Forests and Ecotourism

Ecotourism probably had its foundations in the ethics of conservation, but its recent surge has certainly been due to its economic benefits as developing countries begin to recognize that nature-based tourism offers a means of earning money with relatively little exploitation or extraction of resources.


Ecotourism creates an impact on natural ecosystems but more importantly, it offers a way to

  • promote conservation in ecologically fragile regions
  • benefit the economies of local communities
  • provide the public with a nature-based education experience
  • introduce visitors to local culture


Ecotourism can play vital role in maintaining healthy forests. Rural communities can maximise the benefits of sustainable ecotourism


28 September, 2011, Rome    The continuing boom in ecotourism has the potential to save endangered forests, depending on how effectively tourism expansion is managed, an international partnership for forest management and conservation said today.

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The Collaborative Partnership on Forests (CPF), comprising 14 international organizations and secretariats, including FAO, called attention to opportunities arising from ecotourism in the forest sector as the world celebrated World Tourism Day on 27 September and continues to celebrate the International Year of Forests.

Tourism has demonstrated resiliency in the face of the global economic downturn.  Globally, the tourism industry generated more than $1 trillion in 2010, according to the World Tourism Organization (WTO). And the share of tourism in developing countries is steadily rising, up from 31% in 1990 to 47% in 2010.

“Sustainable tourism has proven one of the most effective ways of providing economic and employment opportunities for local communities while protecting the world’s natural resources,” said Taleb Rifai, WTO’s Secretary-General.


Ecotourism, characterized by responsible travel to natural areas that promotes conservation of the environment, is one of the fastest growing segments of tourism worldwide, and is growing at a pace of more than 20 percent annually –  two to three times faster than the tourism industry overall. Ecotourism is often known for attracting tourists to fragile environments that are host to endangered species and high biodiversity forest ecosystems.

“For many people, there is an attitude of ‘we had better see it while it is still there to see’ when it comes to visiting threatened forests or endangered wildlife,” said Patrick Durst, a senior forestry official with the UN’s Food and Agriculture Organization (FAO), working in Asia.

Ecotourism can provide local communities with the motivation to maintain and protect forests and wildlife.

“Ecotourism has a far greater potential for contributing to income and livelihoods in poor rural communities than what is realized,” noted FAO’s Edgar Kaeslin, a forestry officer working on wildlife and protected area management at FAO. “It is crucial that local people are fully involved in ecotourism activities and receive sufficient benefits from their services.”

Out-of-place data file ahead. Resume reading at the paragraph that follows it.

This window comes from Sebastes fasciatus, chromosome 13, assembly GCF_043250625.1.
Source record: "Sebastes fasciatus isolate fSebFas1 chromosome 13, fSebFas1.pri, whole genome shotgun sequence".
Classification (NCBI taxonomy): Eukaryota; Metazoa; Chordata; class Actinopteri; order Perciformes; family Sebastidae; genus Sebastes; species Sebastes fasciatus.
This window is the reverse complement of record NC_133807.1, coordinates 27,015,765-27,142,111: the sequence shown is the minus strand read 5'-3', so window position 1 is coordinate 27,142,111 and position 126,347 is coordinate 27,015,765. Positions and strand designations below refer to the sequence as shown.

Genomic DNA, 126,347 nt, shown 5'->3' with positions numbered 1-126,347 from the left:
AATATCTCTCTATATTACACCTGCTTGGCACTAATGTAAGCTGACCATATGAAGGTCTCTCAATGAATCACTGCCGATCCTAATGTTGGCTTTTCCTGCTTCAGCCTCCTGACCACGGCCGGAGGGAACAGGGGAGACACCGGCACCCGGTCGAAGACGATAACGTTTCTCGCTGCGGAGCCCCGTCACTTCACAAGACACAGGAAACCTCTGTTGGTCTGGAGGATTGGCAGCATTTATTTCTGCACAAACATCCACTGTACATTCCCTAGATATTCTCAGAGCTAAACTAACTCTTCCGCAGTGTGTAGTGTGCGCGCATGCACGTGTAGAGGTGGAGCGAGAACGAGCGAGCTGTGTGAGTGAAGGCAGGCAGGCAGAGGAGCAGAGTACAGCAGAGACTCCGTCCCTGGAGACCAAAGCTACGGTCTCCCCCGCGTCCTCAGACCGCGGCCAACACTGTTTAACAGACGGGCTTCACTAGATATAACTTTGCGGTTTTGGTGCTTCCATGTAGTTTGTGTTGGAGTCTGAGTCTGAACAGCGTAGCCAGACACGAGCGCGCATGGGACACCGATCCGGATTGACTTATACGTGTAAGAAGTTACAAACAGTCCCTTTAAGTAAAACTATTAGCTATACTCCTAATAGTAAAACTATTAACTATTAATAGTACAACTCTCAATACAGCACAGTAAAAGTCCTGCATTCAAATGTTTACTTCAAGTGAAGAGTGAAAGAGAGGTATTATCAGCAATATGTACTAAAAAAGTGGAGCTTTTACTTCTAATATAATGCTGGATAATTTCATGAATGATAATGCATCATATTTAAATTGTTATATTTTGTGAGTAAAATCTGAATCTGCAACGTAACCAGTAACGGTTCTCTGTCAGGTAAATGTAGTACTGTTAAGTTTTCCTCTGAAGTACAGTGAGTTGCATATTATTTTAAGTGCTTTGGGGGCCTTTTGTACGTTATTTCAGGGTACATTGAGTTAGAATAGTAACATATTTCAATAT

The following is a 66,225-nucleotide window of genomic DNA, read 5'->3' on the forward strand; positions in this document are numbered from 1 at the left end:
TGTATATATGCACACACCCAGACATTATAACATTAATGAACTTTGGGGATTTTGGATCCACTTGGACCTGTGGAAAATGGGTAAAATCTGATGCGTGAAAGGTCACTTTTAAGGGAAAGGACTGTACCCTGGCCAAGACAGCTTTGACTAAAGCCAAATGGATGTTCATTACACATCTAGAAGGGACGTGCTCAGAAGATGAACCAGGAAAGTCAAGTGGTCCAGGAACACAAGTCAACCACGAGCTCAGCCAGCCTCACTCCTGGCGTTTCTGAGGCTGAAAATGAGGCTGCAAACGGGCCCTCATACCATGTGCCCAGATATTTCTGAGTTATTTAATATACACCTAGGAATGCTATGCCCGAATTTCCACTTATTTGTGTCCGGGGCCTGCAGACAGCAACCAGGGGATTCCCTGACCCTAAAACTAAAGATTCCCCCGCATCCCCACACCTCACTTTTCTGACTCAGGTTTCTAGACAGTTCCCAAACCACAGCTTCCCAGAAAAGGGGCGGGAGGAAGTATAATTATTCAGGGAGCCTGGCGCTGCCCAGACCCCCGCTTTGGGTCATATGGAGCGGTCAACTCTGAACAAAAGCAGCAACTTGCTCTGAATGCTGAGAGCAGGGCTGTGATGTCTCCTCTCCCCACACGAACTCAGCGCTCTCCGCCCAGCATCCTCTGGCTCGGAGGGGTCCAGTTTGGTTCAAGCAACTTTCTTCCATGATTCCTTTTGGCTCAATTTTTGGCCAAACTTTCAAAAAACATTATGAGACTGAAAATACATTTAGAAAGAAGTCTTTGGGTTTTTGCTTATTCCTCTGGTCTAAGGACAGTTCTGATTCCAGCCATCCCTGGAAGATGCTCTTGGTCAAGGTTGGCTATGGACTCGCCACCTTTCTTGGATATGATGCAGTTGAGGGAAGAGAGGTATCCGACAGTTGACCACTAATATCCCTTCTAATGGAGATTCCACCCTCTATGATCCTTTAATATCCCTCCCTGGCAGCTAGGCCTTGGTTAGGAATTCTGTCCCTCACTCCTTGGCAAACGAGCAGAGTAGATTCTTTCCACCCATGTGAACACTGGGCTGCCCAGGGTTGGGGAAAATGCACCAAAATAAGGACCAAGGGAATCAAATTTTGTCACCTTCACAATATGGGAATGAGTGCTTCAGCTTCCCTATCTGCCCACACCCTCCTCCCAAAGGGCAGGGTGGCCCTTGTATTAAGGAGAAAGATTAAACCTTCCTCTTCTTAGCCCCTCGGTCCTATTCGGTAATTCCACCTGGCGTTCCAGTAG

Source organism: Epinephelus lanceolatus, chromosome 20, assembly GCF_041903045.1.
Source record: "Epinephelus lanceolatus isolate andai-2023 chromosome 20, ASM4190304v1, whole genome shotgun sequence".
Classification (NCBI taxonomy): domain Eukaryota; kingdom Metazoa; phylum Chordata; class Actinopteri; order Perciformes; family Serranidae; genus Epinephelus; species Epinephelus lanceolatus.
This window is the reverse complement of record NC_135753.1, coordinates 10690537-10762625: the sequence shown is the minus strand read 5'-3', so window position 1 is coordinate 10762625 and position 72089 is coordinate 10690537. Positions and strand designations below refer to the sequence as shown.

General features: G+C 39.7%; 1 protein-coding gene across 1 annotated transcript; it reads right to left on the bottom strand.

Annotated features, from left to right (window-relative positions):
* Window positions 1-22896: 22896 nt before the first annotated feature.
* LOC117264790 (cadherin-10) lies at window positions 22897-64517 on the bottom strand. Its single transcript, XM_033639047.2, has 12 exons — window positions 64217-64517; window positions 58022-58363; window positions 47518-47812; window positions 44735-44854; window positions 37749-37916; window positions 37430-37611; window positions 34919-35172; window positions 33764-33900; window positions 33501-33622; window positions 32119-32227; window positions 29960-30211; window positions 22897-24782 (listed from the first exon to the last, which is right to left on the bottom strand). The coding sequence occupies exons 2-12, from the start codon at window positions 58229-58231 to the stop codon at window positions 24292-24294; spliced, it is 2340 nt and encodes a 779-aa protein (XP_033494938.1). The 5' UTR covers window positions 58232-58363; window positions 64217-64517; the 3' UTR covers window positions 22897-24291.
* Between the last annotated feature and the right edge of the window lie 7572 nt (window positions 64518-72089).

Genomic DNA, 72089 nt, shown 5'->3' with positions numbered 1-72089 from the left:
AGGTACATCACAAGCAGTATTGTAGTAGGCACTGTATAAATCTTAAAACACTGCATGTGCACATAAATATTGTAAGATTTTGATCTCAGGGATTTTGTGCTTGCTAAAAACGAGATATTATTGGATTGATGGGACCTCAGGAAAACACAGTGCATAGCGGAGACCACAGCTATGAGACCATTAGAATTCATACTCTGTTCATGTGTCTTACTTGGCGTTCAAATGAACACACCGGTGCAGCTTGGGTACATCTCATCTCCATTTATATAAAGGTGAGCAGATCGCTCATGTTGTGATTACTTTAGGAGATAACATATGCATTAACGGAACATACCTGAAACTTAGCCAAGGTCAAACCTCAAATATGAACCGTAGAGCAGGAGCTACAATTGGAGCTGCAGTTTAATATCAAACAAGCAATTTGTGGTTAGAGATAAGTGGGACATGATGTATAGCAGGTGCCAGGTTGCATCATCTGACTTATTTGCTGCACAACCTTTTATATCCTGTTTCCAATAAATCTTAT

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In recent years FAO has provided technical assistance to a number of countries, including Egypt, Hungary, Laos, the Philippines and Tunisia, to develop ecotourism based on sustainable forest use.  With support from the Global Environment Facility (GEF), the Organization recently began implementing an US$18 million programe in collaboration with Pacific islands countries (Fiji, Niue, Samoa and Vanuatu) aimed at developing ecotourism as a major component of sustainable forest management.

Moving from Illegal Logging to Ecotourism

In 2006, the Ulot Watershed Model Forest (Philippines) helped local residents build an ecotourism business focused on river activities using boats previously involved in illegal logging. The Ulot River cruise/TORPEDO boat riding activities are gaining popularity among local and foreign tourists. They also provide a sustainable livelihood for local residents while serving as a venue for raising awareness of environmental issues and forest protection.

Tanzania Echotourism-Sustainability Practices


  • Powered by micro hydro generator – no electricity from grid or from fuel generators.
  • Water heated by solar system only.
  • Indigenous tree planting and reforestation programme underway – to date 400 trees planted and new programme working with schools “A Tree For Me” launcing in 201
  • Recycling of glass bottles into glasses, candle holders, and plastic bottles into candle holders etc.
  • Waste minimized by careful purchasing.  Waste management systems underway.
  • Camp built and maintained by local workforce.
  • Two thirds employees from local village community.
  • Guests encouraged to undertake local cultural tours and local people receive income from these tours eg Village walks, Womens Weavers visits, dugout canoe trips etc.

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